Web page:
Preview: Helskate

Skate Your Way Through Hell

Over the last few years, many genres have blended roguelites into their mix. Card games, tactical RPGs, action games – even God of War and The Last of Us introduced new roguelite modes. Helskate blends the roguelite structure with action skateboarding gameplay in early access. The biggest question – does it kickflip into greatness or fall flat on its face?

Helskate Or Die

The answer is that Helskate has much going for it, though it does earn its early access tag. You’ll control Anton, a skater who kicks things off on top of a trash heap with a wing he doesn’t recognize, a new sword, and a skate deck. Anton is trying to fight through the Vertheim labyrinth, take down the king, and skate at the beach. Through each run, you’ll fight through waves of enemies.


Take down enough monsters, and you’ll move on to the next stage while doing tricks on your board. Each level has several side objectives you can do before moving on, including collecting letters scattered throughout the level, hitting high scores, and smacking security camera birds. Each map feels distinct and different from the one before while sharing a cool art style. It feels very downtown skate punk while blending in hell-ish attributes like lava. The art style and graphics are some of my favorite parts of Helskate. The music is also incredible, capturing the skate punk and pop punk roots of the late 90s and early 2000s. I’d hang out on certain levels to listen to the songs.

Each level also hides a vault, which presents a different challenge to complete. These range from really cool to just okay but offer tremendous rewards, including stat upgrades and crafting resources. Wallriding through challenging courses is fantastic and fun, but some are more frustrating than challenging. One in particular, a grabbing vault that has you hold on to moving platforms, doesn’t seem mechanically together. You have to jump off each platform rather than drop off, which can lead you to fall in the wrong direction and fall. This feels even worse when trying to go from one moving platform to another, as the grab prompts wouldn’t show up or register the action. The vaults are fun, quick add-ons to each level that are always rewarding, but some need work.W91oYS6

Kickflip to Freedom

The actual skating mechanics are also fantastic. For anyone who’s played Tony Hawk, you’ll immediately be familiar with how Helskate plays and feels. While a better tutorial to help learn your way around is needed, it only took me a few minutes before I was grinding, popping manuals, and tricking my across every level. The physics are tuned perfectly as you learn to pull off excellent combo strings and slice and dice through the enemies. The combat is simple but effective and cleverly plays with the formula.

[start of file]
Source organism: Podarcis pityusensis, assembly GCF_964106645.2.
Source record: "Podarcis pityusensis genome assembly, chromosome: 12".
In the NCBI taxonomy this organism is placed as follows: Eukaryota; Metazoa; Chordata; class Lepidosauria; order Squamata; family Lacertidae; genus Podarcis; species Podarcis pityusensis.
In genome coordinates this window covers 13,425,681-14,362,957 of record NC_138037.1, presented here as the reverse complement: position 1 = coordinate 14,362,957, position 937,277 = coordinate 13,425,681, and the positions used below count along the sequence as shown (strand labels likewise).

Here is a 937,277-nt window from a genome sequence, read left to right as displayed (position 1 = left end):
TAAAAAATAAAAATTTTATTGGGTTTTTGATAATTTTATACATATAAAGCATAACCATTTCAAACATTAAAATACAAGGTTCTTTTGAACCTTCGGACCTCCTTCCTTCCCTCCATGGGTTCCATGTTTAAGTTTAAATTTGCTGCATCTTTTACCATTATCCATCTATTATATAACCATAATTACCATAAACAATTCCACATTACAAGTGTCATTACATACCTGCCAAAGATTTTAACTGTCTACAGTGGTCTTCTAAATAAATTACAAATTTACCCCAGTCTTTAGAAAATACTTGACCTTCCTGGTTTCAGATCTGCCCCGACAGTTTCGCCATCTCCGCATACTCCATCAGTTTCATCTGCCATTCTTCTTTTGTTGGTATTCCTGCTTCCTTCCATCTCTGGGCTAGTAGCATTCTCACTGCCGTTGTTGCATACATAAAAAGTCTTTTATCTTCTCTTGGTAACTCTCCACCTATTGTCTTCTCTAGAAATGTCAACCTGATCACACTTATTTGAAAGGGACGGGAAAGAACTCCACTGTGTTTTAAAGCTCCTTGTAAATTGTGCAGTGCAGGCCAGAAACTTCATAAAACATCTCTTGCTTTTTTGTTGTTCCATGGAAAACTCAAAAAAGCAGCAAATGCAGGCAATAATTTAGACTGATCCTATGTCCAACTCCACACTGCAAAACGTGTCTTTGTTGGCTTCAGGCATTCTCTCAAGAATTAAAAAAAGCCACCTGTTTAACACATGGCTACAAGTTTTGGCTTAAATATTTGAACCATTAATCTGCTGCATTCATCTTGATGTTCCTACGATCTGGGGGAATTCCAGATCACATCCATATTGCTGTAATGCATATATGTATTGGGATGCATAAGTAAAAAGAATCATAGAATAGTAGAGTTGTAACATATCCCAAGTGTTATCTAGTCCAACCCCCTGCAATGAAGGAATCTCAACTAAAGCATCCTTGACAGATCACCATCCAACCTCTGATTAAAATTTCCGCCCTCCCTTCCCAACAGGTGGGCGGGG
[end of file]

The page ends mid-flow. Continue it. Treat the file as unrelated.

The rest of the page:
Your main kit includes a light attack, heavy attack, and dash. Enemies will have brightly colored areas of effect before they attack, letting you dash through before spinning through them with your sword. The enemy diversity is off to a strong start, as my favorite so far is a worm snake thing that glides across the level. You’ll need to hop on to them and grind across them, taking out nodes to deal damage. It marries together both the skating and combat in a creative way.

Completing each level offers different rewards, including upgrade currencies, more health for that run, and different gear that can give you special attacks. The currencies feel decently tuned so far, but some items felt tough to find as it’s never really explained where to find them.


The gear changes up each run significantly, adding different attacks and modifiers. Dashing through enemies may cause explosions, performing certain tricks can boost your next attack, and so on. Not all land well, though, as the jetpack, in particular, really makes you feel the early access. Holding the jump button can make you take off and glide, which can help grab collectibles and send you flying out of bounds, taking damage. It needs to be looked at, as it ended runs for me more than once.

Some stickers add new abilities. Doing a kickflip can shoot off a missile that hits nearby targets, or doing a grind may add electricity stacks to your next move. Both the gear and stickers help each run feel different than the one before.


Still Early

The most significant issue with the Helskate was the early access label. Levels sometimes load in without textures, leaving just the outlines to skate on. Helskate’s hub can feel lifeless, as there are only a few NPCs to interact with. The ones there are cool, including a shop that sells new boards and weapons and a tattoo parlour. Sometimes, though, the tattoos wouldn’t show on the character. The UI was on top of itself at points. There are only a handful of bosses, so runs can feel predictable, even though fighting them is awesome. All of these are fixable with time, and with a substantial road map already unveiled, I hope developer Phantom Coast sticks the landing across all the issues and promised features.


Helskate has a really solid foundation on which to build. The skating feels fantastic, the combat is fast and fluid, and the music is great despite technical issues. It helps that the game runs well on Steam Deck despite still being unverified at the time of writing. There is much to love here for roguelite fans and even more for anyone craving a new skateboarding game. I’m enjoying the game so far and look forward to seeing it grow to 1.0.

[This impression article is based on a preview code offered by the publisher]

Previewed on: PC, Steam Deck

Preview: Helskate
Helskate does a lot right, despite the early access tag. The skating feels great, combat is tight, and it has a strong foundation to build on.
Combat is fun
Music and visuals are awesome
Skating feels fantastic
Didn't Like
Technical Issues in Early Access